Japan passed through a severe crisis in 1901, and part of the year before, because of the barrenness of her stock market. She had been engaged in great enterprises, but the stimulus given her industrial interests did not prove immediately profitable. Her people had begun importing great quantities of foreign goods, including too many luxuries, and the result was that she had large debts to pay abroad. If she had had a good security market these debts would have been settled by the transfer of securities ; but having only a few securities, and those of doubtful value, to throw upon the London market, she was compelled to settle at a sacrifice the demands upon her for money. She was compelled to sell goods for any price that could be obtained. A check was put upon foreign importations, industry was brought suddenly to a halt, and famine stared her in the face. This influence of the market for securities upon prices is one of its most important benefits. If Japan in this case, instead of unloading her goods so suddenly and at such sacrifices, could have made the descent gradually, she would have been able to sell by degrees and at higher prices than those actually realized, and so would have been saved the economic loss which follows from the sacrifice of commodities under the pressure of necessity.
France was saved from one of the greatest crises of history by the large holdings of securities among her people during the Franco-Prussian war. When Germany demanded an indemnity of five thousand millions of francs ($1,000, - 000,000), it was in the belief that its payment would throw a paralysis upon French industry and enterprise which would prostrate them for a generation. But what happened ? When the French government appealed to the people, saying, “We need five thousand millions of francs to pay off this indebtedness, ” the whole matter was adjusted through the securities market, and in a few years the Bank of France resumed the payment of gold for its notes. Frenchmen subscribed liberally for the securities of the new loans to pay off Germany, and in order to obtain the necessary funds they directed their brokers to sell in London, Berlin, Vienna, Brussels, and New York the old securities which they held. Five thousand million francs were taken from the capital of France, but she was so rich that she was able to submit to it without disaster. She was rich because she had piled up these securities, with which she was able to part without suffering. The crushing debt imposed by the conqueror was practically canceled by transferring to other markets the titles of the debts which Frenchmen held against foreign peoples. No such operation would have been possible before the organization of the modern securities market, responsive as it is to the slightest change in supply or demand, the slightest rumor of war or peace.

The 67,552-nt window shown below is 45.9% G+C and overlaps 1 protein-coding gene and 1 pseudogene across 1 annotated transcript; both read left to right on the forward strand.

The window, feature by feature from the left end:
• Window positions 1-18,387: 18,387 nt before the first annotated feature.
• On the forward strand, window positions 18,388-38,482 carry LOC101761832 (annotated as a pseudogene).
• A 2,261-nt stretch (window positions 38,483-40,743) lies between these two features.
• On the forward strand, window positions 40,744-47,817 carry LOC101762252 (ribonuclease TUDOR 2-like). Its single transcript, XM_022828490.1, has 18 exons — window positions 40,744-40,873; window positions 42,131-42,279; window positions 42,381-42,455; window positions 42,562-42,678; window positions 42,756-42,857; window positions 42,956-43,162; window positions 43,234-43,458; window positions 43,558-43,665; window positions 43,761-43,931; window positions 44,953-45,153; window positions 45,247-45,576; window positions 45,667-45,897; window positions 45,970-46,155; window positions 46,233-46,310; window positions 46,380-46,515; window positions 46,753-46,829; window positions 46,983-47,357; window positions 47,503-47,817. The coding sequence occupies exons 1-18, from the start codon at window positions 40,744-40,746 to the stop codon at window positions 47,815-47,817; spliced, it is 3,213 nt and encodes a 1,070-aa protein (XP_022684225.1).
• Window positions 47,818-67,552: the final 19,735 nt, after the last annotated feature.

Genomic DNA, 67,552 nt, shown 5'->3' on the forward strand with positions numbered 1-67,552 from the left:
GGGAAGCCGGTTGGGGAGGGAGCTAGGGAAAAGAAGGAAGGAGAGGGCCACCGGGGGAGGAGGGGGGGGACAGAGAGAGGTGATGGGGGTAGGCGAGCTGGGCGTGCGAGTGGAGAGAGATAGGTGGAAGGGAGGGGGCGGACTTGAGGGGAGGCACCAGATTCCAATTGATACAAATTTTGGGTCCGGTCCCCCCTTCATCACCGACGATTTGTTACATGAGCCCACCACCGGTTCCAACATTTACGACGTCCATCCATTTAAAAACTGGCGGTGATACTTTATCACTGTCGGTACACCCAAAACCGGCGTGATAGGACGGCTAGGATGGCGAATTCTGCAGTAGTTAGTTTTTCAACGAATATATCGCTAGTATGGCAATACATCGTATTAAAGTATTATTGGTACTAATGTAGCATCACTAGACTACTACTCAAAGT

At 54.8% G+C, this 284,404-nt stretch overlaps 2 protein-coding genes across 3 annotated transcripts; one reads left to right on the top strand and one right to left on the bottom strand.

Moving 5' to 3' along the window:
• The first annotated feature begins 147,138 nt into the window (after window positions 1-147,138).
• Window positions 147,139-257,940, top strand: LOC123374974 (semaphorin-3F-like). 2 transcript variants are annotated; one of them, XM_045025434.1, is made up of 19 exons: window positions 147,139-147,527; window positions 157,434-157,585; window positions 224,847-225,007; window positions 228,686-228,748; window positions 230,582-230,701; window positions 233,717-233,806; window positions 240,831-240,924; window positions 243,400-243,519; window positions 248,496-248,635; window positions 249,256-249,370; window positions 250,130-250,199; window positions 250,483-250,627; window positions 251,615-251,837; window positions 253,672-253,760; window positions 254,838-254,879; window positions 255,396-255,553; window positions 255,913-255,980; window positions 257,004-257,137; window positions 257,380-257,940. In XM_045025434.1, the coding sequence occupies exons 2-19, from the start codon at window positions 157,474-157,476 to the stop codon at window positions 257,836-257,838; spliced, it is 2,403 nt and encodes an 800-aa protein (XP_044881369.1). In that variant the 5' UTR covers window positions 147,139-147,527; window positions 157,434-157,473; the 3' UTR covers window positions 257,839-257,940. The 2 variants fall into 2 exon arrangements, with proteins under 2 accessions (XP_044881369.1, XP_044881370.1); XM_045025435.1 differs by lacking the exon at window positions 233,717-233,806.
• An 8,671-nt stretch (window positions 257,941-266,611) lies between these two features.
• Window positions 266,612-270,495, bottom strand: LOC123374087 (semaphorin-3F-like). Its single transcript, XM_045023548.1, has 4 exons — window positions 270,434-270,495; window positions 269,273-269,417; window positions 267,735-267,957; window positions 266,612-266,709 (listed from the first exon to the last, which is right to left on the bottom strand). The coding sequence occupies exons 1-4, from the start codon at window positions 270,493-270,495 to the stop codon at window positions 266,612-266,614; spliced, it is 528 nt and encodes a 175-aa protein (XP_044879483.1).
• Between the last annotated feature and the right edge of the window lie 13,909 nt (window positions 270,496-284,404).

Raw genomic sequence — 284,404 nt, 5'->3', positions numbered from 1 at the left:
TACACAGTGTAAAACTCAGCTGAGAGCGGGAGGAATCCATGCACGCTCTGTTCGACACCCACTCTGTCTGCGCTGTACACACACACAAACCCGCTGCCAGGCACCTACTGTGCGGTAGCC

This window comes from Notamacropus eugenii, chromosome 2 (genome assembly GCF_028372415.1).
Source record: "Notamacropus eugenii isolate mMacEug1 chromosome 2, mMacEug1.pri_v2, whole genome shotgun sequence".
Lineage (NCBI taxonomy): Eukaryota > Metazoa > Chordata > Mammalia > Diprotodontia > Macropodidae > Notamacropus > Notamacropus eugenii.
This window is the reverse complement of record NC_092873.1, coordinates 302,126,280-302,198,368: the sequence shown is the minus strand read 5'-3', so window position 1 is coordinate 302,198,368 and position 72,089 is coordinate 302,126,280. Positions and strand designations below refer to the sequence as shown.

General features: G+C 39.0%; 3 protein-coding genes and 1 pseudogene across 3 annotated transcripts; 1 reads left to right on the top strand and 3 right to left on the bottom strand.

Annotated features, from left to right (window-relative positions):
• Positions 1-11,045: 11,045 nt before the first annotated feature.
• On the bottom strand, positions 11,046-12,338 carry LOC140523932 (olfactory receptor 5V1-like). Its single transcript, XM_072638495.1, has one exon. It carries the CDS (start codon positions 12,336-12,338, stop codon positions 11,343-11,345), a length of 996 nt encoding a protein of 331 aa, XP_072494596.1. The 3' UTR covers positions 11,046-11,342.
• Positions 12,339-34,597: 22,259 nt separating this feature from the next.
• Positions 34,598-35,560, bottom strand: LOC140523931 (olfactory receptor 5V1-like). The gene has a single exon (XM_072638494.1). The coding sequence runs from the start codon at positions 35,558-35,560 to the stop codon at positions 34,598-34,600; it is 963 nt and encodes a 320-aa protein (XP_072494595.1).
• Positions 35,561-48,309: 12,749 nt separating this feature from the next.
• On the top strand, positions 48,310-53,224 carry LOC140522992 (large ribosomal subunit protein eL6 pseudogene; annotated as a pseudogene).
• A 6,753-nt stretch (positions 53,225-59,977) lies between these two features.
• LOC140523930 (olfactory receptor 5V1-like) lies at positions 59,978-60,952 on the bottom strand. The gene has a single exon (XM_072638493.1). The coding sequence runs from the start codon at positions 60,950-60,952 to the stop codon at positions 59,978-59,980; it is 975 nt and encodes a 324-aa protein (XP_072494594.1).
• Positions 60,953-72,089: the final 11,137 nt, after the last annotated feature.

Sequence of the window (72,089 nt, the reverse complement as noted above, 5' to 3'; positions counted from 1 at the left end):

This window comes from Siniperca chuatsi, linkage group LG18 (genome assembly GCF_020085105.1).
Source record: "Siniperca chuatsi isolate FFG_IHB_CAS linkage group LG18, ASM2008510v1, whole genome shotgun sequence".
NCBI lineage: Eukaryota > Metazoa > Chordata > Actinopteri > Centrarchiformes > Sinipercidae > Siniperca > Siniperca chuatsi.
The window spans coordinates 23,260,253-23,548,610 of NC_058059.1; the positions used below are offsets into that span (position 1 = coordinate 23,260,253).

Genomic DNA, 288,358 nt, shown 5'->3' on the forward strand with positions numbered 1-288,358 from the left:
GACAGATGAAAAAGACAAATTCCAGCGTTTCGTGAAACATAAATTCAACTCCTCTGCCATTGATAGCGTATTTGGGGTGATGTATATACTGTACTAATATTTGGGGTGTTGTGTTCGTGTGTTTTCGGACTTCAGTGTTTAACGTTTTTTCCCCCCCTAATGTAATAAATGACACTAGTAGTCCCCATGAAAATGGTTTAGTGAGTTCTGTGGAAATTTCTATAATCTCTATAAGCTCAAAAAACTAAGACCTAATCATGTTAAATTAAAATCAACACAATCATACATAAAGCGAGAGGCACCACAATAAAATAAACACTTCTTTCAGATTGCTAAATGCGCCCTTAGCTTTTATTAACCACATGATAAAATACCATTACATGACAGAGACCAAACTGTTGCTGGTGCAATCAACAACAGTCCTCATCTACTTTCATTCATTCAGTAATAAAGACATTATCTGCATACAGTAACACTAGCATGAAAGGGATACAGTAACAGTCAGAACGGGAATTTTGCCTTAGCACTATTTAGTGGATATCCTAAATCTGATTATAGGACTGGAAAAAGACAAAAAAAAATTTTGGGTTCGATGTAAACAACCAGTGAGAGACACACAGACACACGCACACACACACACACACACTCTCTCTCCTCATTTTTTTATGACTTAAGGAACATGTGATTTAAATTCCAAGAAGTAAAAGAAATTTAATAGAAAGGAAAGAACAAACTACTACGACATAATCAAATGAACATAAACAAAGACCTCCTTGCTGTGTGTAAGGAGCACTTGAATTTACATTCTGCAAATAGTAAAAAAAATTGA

France, by the possession of a flexible stock exchange and a great mass of the securities negotiable upon such exchanges, was saved from the convulsion which must have prostrated her entire industrial system if it had been necessary for her to find money to discharge the demands of the conqueror. Similar great transactions are constantly carried on by our kings of finance without any such disturbance to the money market as would occur if this resource were not available. If a hundred millions of dollars are needed to consummate a great transfer, or for a public loan, the money comes promptly to hand by the sale of those securities, or else by simply borrowing on them in foreign markets where the securities are put up as guarantee for ultimate payment. Through all the processes of modern industrial life the existence of the securities market acts as a buffer, as a guarantee to the business community that in times of emergency and crisis the shock shall not be too sudden, that nothing determining the value of great industries shall be done in a corner, and that the market shall be kept as nearly level as actual conditions will permit it to be kept.
Some of those who admit the value of the stock market have subjected to severe criticism those who speculate for the fall of stocks. One reads constantly of the “bears ” trying to accomplish such and such results by depressing securities. Napoleon had a long talk with Mollien, his Minister of Finance, in seeking to demonstrate that those who sold “short,” in the belief that national securities would fall, were traitors to their country. He argued that if these men were selling national securities for future delivery at less than their present value, they were guilty of treason to the state. But Mollien replied in substance, “These men are not the ones who determine the price ; they are only expressing their judgment upon what it will be. If they are wrong, if the credit of our state is to be maintained in the future at its former high standard, in spite of your military preparations, these men will suffer the penalty by having to make delivery at the price for which they sold, for they must go into the market and buy at the then prevailing price. It is their judgment, not their wish, that they express. ” The short seller — the “bear ” of the money market — is often one of its greatest benefactors. He calls a halt on reckless speculation, and his acts, tending to depress prices, produce their natural result of repressing extravagant inflation of values, if his judgment is sustained by facts and by the judgment of other men. If it is simply a mistaken individual judgment, he pays for his error in cash to some one with a more hopeful and saner judgment.